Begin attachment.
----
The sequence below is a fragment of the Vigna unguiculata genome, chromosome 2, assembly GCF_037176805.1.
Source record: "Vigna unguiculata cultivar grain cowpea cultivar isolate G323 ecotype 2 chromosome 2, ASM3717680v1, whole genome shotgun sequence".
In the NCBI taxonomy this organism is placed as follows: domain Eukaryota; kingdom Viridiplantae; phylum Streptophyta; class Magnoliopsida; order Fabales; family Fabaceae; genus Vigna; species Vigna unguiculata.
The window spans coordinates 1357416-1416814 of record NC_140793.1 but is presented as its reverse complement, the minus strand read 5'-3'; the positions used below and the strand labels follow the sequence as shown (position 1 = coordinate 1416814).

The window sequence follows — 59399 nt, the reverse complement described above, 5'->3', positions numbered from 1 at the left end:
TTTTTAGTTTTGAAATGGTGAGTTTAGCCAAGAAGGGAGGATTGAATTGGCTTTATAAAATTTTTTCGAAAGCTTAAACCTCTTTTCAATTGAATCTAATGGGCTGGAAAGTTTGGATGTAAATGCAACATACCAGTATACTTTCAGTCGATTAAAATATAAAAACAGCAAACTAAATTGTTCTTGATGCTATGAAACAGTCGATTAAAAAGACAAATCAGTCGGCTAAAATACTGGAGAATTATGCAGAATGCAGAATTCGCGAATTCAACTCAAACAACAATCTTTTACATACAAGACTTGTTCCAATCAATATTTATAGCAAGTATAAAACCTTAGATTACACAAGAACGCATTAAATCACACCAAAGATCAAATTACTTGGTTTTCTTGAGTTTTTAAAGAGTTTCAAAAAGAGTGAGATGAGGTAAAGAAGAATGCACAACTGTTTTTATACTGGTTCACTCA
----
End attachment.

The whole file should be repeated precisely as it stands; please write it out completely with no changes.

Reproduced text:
The sequence below is a fragment of the Vigna unguiculata genome, chromosome 2, assembly GCF_037176805.1.
Source record: "Vigna unguiculata cultivar grain cowpea cultivar isolate G323 ecotype 2 chromosome 2, ASM3717680v1, whole genome shotgun sequence".
In the NCBI taxonomy this organism is placed as follows: domain Eukaryota; kingdom Viridiplantae; phylum Streptophyta; class Magnoliopsida; order Fabales; family Fabaceae; genus Vigna; species Vigna unguiculata.
The window spans coordinates 1357416-1416814 of record NC_140793.1 but is presented as its reverse complement, the minus strand read 5'-3'; the positions used below and the strand labels follow the sequence as shown (position 1 = coordinate 1416814).

The window sequence follows — 59399 nt, the reverse complement described above, 5'->3', positions numbered from 1 at the left end:
TTTTTAGTTTTGAAATGGTGAGTTTAGCCAAGAAGGGAGGATTGAATTGGCTTTATAAAATTTTTTCGAAAGCTTAAACCTCTTTTCAATTGAATCTAATGGGCTGGAAAGTTTGGATGTAAATGCAACATACCAGTATACTTTCAGTCGATTAAAATATAAAAACAGCAAACTAAATTGTTCTTGATGCTATGAAACAGTCGATTAAAAAGACAAATCAGTCGGCTAAAATACTGGAGAATTATGCAGAATGCAGAATTCGCGAATTCAACTCAAACAACAATCTTTTACATACAAGACTTGTTCCAATCAATATTTATAGCAAGTATAAAACCTTAGATTACACAAGAACGCATTAAATCACACCAAAGATCAAATTACTTGGTTTTCTTGAGTTTTTAAAGAGTTTCAAAAAGAGTGAGATGAGGTAAAGAAGAATGCACAACTGTTTTTATACTGGTTCACTCA